|US8577436||5 Mar 2012||5 Nov 2013||Covidien Lp||Medical sensor for reducing signal artifacts and technique for using the same|
|US8600469||7 Feb 2011||3 Dec 2013||Covidien Lp||Medical sensor and technique for using the same|
|US8626255||22 May 2012||7 Jan 2014||Cercacor Laboratories, Inc.||Noninvasive multi-parameter patient monitor|
|US8634891||20 May 2009||21 Jan 2014||Covidien Lp||Method and system for self regulation of sensor component contact pressure|
|US8636667||6 Jul 2009||28 Jan 2014||Nellcor Puritan Bennett Ireland||Systems and methods for processing physiological signals in wavelet space|
|US8636711||14 Jun 2011||28 Jan 2014||Legacy Emanuel Hospital & Health Center||Stabilized glucagon solutions and uses therefor|
|US8649839||24 Jun 2010||11 Feb 2014||Covidien Lp||Motion compatible sensor for non-invasive optical blood analysis|
|US8660626||4 Feb 2011||25 Feb 2014||Covidien Lp||System and method for mitigating interference in pulse oximetry|
|US8690787 *||29 Apr 2009||8 Apr 2014||St. Jude Medical Ab||Implantable coronary perfusion monitoring device|
|US8721541||18 Jan 2013||13 May 2014||Masimo Corporation||Physiological monitor|
|US8755856||22 Feb 2012||17 Jun 2014||Masimo Corporation||Signal processing apparatus|
|US8840562||13 Sep 2010||23 Sep 2014||Covidien Lp||Signal processing warping technique|
|US8888708||14 May 2012||18 Nov 2014||Masimo Corporation||Signal processing apparatus and method|
|US8897850||29 Dec 2008||25 Nov 2014||Covidien Lp||Sensor with integrated living hinge and spring|
|US8914088||30 Sep 2008||16 Dec 2014||Covidien Lp||Medical sensor and technique for using the same|
|US8942777||25 May 2007||27 Jan 2015||Masimo Corporation||Signal processing apparatus|
|US8948834||2 Mar 2005||3 Feb 2015||Masimo Corporation||Signal processing apparatus|
|US8965473||6 Oct 2011||24 Feb 2015||Covidien Lp||Medical sensor for reducing motion artifacts and technique for using the same|
|US9010634||30 Jun 2009||21 Apr 2015||Covidien Lp||System and method for linking patient data to a patient and providing sensor quality assurance|
|US9131883||28 Oct 2013||15 Sep 2015||Masimo Corporation||Physiological trend monitor|
|US9138192||15 Jul 2013||22 Sep 2015||Masimo Corporation||Variable indication estimator|
|US9161713||20 Dec 2012||20 Oct 2015||Masimo Corporation||Multi-mode patient monitor configured to self-configure for a selected or determined mode of operation|
|US9192336||20 Aug 2012||24 Nov 2015||Nellcor Puritan Bennett Ireland||Method of analyzing and processing signals|
|US20020165462 *||28 Dec 2001||7 Nov 2002||Westbrook Philip R.||Sleep apnea risk evaluation|
|US20030055325 *||26 Jun 2002||20 Mar 2003||Weber Walter M.||Signal component processor|
|US20050027207 *||25 Aug 2004||3 Feb 2005||Westbrook Philip R.||Sleep apnea risk evaluation|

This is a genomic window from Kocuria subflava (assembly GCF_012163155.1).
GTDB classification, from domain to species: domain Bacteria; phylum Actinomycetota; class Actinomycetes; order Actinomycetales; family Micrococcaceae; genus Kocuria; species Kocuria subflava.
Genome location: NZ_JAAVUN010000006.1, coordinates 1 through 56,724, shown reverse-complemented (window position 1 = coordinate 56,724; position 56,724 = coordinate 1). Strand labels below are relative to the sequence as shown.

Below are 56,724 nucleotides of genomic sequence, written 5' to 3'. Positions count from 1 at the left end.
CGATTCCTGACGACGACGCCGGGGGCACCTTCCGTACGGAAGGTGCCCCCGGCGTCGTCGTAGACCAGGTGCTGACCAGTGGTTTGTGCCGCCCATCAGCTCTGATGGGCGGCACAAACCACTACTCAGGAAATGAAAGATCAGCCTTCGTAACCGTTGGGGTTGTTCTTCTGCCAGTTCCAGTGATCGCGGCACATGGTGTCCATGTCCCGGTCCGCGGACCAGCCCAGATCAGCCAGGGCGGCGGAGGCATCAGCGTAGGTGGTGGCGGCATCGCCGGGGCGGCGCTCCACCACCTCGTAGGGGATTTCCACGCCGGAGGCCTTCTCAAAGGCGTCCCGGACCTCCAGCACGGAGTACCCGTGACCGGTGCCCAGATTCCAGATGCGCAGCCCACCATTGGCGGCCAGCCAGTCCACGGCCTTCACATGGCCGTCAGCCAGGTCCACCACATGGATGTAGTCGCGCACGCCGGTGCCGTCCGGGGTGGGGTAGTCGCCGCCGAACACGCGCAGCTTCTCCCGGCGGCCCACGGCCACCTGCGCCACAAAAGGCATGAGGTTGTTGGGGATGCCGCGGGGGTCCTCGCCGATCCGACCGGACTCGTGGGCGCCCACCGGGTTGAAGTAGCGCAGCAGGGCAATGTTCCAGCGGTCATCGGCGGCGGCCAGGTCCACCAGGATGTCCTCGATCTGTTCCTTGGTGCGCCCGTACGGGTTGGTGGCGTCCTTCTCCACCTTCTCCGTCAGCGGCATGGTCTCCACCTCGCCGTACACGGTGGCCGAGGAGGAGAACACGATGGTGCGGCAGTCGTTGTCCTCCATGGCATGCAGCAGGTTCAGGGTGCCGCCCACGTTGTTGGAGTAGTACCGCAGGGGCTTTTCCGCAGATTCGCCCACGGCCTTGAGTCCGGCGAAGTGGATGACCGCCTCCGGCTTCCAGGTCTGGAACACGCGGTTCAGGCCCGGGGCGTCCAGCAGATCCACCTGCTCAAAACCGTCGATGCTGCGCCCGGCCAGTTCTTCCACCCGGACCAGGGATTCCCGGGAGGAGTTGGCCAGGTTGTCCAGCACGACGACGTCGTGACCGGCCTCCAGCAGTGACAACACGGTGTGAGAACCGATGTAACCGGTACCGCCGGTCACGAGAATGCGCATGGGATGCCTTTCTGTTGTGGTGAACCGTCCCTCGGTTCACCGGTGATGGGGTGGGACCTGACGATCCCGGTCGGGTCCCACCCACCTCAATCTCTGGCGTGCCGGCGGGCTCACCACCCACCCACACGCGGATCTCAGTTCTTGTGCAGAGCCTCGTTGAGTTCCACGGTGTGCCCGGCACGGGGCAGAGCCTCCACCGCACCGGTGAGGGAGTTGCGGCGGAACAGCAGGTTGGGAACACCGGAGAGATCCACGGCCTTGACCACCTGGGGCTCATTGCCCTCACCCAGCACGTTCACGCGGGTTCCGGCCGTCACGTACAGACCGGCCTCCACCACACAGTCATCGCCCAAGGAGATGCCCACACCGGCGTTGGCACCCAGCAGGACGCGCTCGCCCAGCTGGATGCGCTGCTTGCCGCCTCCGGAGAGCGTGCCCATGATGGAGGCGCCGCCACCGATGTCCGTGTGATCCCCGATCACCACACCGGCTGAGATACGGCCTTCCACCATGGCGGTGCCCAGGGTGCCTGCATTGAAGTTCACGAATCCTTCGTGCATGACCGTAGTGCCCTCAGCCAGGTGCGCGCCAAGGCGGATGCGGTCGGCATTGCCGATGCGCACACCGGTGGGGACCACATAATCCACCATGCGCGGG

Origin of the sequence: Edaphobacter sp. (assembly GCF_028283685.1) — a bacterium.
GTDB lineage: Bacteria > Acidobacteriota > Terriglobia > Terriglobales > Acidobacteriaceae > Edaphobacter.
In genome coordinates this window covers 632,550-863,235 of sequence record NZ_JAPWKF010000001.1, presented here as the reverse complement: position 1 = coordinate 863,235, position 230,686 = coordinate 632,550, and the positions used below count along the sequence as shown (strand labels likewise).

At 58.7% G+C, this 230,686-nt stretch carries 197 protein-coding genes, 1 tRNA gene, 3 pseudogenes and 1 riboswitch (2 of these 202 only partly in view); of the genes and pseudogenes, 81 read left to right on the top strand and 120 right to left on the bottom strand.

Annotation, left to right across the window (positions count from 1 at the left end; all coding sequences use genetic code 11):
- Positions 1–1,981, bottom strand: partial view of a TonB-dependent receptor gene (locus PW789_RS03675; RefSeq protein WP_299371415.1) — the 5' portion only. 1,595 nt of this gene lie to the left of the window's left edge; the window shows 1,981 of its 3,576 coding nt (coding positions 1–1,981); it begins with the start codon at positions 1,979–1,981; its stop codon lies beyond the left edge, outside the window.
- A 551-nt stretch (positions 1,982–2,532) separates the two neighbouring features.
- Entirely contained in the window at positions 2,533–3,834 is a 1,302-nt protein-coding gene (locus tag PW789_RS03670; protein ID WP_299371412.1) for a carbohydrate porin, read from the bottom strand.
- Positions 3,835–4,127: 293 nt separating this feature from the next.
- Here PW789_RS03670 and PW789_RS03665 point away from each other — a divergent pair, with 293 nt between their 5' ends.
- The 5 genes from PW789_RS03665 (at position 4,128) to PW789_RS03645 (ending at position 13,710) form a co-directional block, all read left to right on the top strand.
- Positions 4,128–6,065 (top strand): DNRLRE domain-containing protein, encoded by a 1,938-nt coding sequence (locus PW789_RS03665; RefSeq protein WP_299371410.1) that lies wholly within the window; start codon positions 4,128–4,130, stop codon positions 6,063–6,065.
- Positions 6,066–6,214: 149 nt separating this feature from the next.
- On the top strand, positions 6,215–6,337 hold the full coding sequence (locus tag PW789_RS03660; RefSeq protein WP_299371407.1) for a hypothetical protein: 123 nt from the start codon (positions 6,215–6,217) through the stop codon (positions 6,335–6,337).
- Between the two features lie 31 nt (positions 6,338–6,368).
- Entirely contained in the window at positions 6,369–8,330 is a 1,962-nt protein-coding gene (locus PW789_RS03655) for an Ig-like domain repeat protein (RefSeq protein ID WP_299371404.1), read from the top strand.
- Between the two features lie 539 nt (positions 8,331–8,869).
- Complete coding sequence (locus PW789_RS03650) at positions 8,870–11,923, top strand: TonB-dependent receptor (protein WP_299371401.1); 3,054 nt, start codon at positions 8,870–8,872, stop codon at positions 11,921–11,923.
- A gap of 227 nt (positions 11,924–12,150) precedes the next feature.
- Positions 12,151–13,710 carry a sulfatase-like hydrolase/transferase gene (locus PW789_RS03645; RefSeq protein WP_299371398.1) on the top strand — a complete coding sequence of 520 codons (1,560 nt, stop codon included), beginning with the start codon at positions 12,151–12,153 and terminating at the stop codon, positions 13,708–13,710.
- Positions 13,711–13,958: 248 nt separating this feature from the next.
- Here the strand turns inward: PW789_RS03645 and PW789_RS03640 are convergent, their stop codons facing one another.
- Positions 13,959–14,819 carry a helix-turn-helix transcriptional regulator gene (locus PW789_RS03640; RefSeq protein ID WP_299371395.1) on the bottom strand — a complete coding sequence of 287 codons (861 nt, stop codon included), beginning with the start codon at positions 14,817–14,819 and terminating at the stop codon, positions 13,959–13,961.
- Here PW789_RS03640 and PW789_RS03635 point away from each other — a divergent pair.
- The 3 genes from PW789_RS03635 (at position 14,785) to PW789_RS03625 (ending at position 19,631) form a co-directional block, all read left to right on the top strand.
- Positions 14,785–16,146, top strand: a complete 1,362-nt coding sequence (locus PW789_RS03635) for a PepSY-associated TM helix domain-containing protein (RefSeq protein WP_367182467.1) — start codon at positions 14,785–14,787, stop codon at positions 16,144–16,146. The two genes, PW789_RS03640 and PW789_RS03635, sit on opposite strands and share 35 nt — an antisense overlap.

|US20050107677 *||24 Sep 2004||19 May 2005||W. Kenneth Ward||Implantable biosensor|
|US20050109928 *||7 Sep 2004||26 May 2005||Surromed, Inc.||Median filter for liquid chromatography-mass spectrometry data|
|US20050119543 *||24 Sep 2004||2 Jun 2005||Dawood Parker||Measurement of blood oxygen saturation|
|US20050131285 *||1 Feb 2005||16 Jun 2005||Weber Walter M.||Signal component processor|
|US20050236003 *||28 Dec 2004||27 Oct 2005||Meader Charles R||Apnea nipple and oral airway and mandibular advancement device|
|US20060167362 *||2 Oct 2003||27 Jul 2006||Koninklijke Philips Electronics N.V.||Method for the presentation of information concerning variations of the perfusion|
|US20070149872 *||18 Sep 2006||28 Jun 2007||Shenzhen Mindray Bio-Medical Electronics Co., Ltd.||Method and apparatus for eliminating interference in pulse oxygen measurement|
|US20080033266 *||20 Aug 2007||7 Feb 2008||Diab Mohamed K||Signal processing apparatus|
|US20080132771 *||15 Jan 2008||5 Jun 2008||Whitland Research Limited||Measurement of blood oxygen saturation|
|US20080177160 *||28 Feb 2008||24 Jul 2008||Masimo Corporation||System and method for altering a display mode|
|US20090005663 *||8 Sep 2008||1 Jan 2009||Edwards Lifesciences Corporation||Non-invasive measurement of blood analytes|
|US20120083703 *||29 Apr 2009||5 Apr 2012||Andreas Blomqvist||Implantable coronary perfusion monitoring device|
|EP2428159A3 *||27 Feb 2004||25 Jul 2012||Nellcor Puritan Bennett Ireland||Analysing and processing photoplethysmographic signals by wavelet transform analysis|
|WO2001058345A1||6 Feb 2001||16 Aug 2001||Siemens Medical Systems Inc||Method and apparatus for detecting a physiological parameter|
|U.S. Classification||600/322, 600/336|
|International Classification||A61B5/145, G01N21/49, A61B5/1455|
|10 Mar 1998||AS||Assignment|
Owner name: HEWLETT-PACKARD COMPANY, CALIFORNIA
Free format text: ASSIGNMENT OF ASSIGNORS INTEREST;ASSIGNOR:HEWLETT-PACKARD GMBH;REEL/FRAME:009061/0842
Effective date: 19980223
|24 Apr 2000||AS||Assignment|
|30 May 2000||AS||Assignment|
|1 May 2001||CC||Certificate of correction|
|20 Feb 2004||FPAY||Fee payment|
Year of fee payment: 4
|28 Feb 2008||FPAY||Fee payment|
Year of fee payment: 8
|17 Jun 2009||AS||Assignment|
Owner name: KONINKLIJKE PHILIPS ELECTRONICS N V, NETHERLANDS
Free format text: ASSIGNMENT OF ASSIGNORS INTEREST;ASSIGNOR:AGILENT TECHNOLOGIES, INC.;REEL/FRAME:022835/0572
Effective date: 20090610
|18 Jun 2009||AS||Assignment|
Owner name: PHILIPS ELECTRONICS NORTH AMERICA CORPORATION, MAS
Free format text: ASSIGNMENT OF ASSIGNORS INTEREST;ASSIGNOR:KONINKLIJKE PHILIPS ELECTRONICS N.V.;REEL/FRAME:022835/0945
Effective date: 20090614
|12 Mar 2012||FPAY||Fee payment|
Year of fee payment: 12